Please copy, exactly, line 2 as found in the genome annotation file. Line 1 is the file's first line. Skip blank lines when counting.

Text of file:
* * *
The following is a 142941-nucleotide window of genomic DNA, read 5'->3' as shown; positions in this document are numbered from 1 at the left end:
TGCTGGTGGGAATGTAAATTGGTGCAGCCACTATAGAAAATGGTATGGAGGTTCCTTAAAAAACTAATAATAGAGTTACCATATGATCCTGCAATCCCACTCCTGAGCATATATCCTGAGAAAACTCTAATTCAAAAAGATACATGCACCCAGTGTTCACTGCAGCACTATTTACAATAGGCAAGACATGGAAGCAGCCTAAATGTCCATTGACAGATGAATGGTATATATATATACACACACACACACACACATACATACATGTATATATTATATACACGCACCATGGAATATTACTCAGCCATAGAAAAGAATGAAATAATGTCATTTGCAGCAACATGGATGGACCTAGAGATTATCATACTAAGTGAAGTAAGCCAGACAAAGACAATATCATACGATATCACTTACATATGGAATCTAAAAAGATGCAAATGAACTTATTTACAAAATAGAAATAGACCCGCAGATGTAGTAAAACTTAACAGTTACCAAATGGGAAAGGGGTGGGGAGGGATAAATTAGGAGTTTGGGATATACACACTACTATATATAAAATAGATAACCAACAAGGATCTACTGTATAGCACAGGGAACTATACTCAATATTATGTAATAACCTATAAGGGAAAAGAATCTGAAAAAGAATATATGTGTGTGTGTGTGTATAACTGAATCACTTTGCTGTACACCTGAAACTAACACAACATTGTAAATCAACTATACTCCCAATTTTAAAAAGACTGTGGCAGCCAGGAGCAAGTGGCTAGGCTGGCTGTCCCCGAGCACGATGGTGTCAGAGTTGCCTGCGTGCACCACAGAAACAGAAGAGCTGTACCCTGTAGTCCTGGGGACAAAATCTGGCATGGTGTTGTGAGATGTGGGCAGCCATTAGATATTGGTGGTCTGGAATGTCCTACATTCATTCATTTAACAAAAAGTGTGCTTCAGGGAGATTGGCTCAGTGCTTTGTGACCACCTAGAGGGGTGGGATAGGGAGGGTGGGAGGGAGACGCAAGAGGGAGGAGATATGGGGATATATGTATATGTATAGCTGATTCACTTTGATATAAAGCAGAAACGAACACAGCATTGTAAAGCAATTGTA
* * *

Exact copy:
TGCTGGTGGGAATGTAAATTGGTGCAGCCACTATAGAAAATGGTATGGAGGTTCCTTAAAAAACTAATAATAGAGTTACCATATGATCCTGCAATCCCACTCCTGAGCATATATCCTGAGAAAACTCTAATTCAAAAAGATACATGCACCCAGTGTTCACTGCAGCACTATTTACAATAGGCAAGACATGGAAGCAGCCTAAATGTCCATTGACAGATGAATGGTATATATATATACACACACACACACACACATACATACATGTATATATTATATACACGCACCATGGAATATTACTCAGCCATAGAAAAGAATGAAATAATGTCATTTGCAGCAACATGGATGGACCTAGAGATTATCATACTAAGTGAAGTAAGCCAGACAAAGACAATATCATACGATATCACTTACATATGGAATCTAAAAAGATGCAAATGAACTTATTTACAAAATAGAAATAGACCCGCAGATGTAGTAAAACTTAACAGTTACCAAATGGGAAAGGGGTGGGGAGGGATAAATTAGGAGTTTGGGATATACACACTACTATATATAAAATAGATAACCAACAAGGATCTACTGTATAGCACAGGGAACTATACTCAATATTATGTAATAACCTATAAGGGAAAAGAATCTGAAAAAGAATATATGTGTGTGTGTGTGTATAACTGAATCACTTTGCTGTACACCTGAAACTAACACAACATTGTAAATCAACTATACTCCCAATTTTAAAAAGACTGTGGCAGCCAGGAGCAAGTGGCTAGGCTGGCTGTCCCCGAGCACGATGGTGTCAGAGTTGCCTGCGTGCACCACAGAAACAGAAGAGCTGTACCCTGTAGTCCTGGGGACAAAATCTGGCATGGTGTTGTGAGATGTGGGCAGCCATTAGATATTGGTGGTCTGGAATGTCCTACATTCATTCATTTAACAAAAAGTGTGCTTCAGGGAGATTGGCTCAGTGCTTTGTGACCACCTAGAGGGGTGGGATAGGGAGGGTGGGAGGGAGACGCAAGAGGGAGGAGATATGGGGATATATGTATATGTATAGCTGATTCACTTTGATATAAAGCAGAAACGAACACAGCATTGTAAAGCAATTGTA